Chris Nickless, president of the South Cariboo Health Foundation, and Brenda Devine are happy with another successful Starry Nights campaign. (Kelly Sinoski photo - 100 Mile Free Press).

Chris Nickless, president of the South Cariboo Health Foundation, and Brenda Devine are happy with another successful Starry Nights campaign. (Kelly Sinoski photo - 100 Mile Free Press).

Another record year for Starry Nights campaign

The community raised $50,000, well exceeding the goal of $30,000

The community has come through once again for the Starry Nights Campaign, raising over $50,000 – more than enough to purchase the Lucas 3 Chest Compression System.

Brenda Devine, fundraising coordinator for the South Cariboo Health Foundation, said they have already ordered the device for the 100 Mile District General Hospital.

“I feel people really appreciate that we purchase hospital equipment that is really important,” Devine said. “I can’t remember a more important piece of equipment than this Lucas 3 compression system. Doctors I’ve talked to and staff I’ve talked to are so excited, it’s going to help them out a lot.”

The mobility of the chest compression device will allow it to be used by multiple departments, Devine said. Capable of 120 compressions a minute, the Lucas 3 will free up healthcare workers while resuscitating patients. It has long been a device on the hospital’s wish list.

Devine has no idea when the unit will arrive in 100 Mile House. Due to ongoing supply chain problems, they’re still awaiting the arrival of a blood analyzer ordered last year. She’s hopeful both items will arrive in the next few months.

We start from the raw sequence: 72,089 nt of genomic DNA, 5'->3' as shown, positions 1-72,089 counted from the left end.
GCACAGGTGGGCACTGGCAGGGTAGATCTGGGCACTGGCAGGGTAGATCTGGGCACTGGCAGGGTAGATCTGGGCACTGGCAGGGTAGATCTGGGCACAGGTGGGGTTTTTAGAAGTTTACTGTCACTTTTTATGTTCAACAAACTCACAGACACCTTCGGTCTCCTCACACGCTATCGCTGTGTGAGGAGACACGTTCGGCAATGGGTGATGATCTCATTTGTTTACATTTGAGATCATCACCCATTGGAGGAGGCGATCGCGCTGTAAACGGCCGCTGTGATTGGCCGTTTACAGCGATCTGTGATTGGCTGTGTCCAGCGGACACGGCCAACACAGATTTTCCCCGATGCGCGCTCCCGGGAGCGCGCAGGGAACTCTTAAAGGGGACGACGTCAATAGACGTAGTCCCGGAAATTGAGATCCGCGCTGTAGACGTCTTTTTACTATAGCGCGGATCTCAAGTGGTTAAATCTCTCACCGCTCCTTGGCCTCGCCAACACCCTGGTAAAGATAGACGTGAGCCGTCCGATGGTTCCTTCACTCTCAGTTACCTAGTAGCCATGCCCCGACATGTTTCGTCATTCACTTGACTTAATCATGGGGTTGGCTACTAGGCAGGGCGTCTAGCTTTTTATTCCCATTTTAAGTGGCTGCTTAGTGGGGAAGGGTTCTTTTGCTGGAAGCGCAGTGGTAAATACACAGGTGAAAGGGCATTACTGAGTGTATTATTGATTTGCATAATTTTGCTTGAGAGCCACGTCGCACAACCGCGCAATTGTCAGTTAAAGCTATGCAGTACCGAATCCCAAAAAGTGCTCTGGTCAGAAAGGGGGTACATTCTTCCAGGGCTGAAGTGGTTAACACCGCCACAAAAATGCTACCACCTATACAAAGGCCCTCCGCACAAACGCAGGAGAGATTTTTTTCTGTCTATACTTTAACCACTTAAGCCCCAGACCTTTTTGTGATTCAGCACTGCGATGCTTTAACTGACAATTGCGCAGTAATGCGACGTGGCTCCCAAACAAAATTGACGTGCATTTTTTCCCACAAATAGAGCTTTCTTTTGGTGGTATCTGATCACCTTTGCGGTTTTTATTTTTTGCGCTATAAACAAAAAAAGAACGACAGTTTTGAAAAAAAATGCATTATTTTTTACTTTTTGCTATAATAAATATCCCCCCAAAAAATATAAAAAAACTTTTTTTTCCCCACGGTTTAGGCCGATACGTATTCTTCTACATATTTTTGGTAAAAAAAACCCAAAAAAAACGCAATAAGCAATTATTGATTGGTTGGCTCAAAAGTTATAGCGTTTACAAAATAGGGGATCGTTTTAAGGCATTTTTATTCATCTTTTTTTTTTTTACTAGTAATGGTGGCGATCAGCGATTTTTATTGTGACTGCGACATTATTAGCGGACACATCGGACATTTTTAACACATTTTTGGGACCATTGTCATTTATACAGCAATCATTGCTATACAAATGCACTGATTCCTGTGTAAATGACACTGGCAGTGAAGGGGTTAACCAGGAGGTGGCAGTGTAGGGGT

She added she was pleased the Starry Nights campaign was another success. In the eight years since they first started it, Devine said it has unquestionably been the health foundation’s best fundraiser. Donations were still coming in this week.

“It’s an old hospital and we have fairly new additions but it’s all been because of people’s generosity that we’ve been able to expand and keep the hospital really up-to-date,” Devine said. “This equipment that has been purchased by the community is top-notch equipment. I think the community should be proud of themselves.”

Devine said Starry Nights will be raising money until the end of January. Whatever is left over after buying the compressor will go towards another piece of equipment the hospital needs. Hospital staff will outline their equipment wishlist at a foundation meeting in February.

“We don’t sit on the money, it’s all community money so we spend it as prudently as we can,” Devine said. “Money goes pretty fast with medical equipment.”

Chris Nickless, president of the South Cariboo Health Foundation said the board was “profoundly thankful” to the South Cariboo and beyond for making this year’s Starry Nights another record year for donations.

“Without your support, we could not keep our hospital complex so up to date with the best equipment available,” he said in a statement. “We would also like to thank our health care professionals for all they do for all of us, especially in these trying times.”

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patrick.davies@100milefreepress.net

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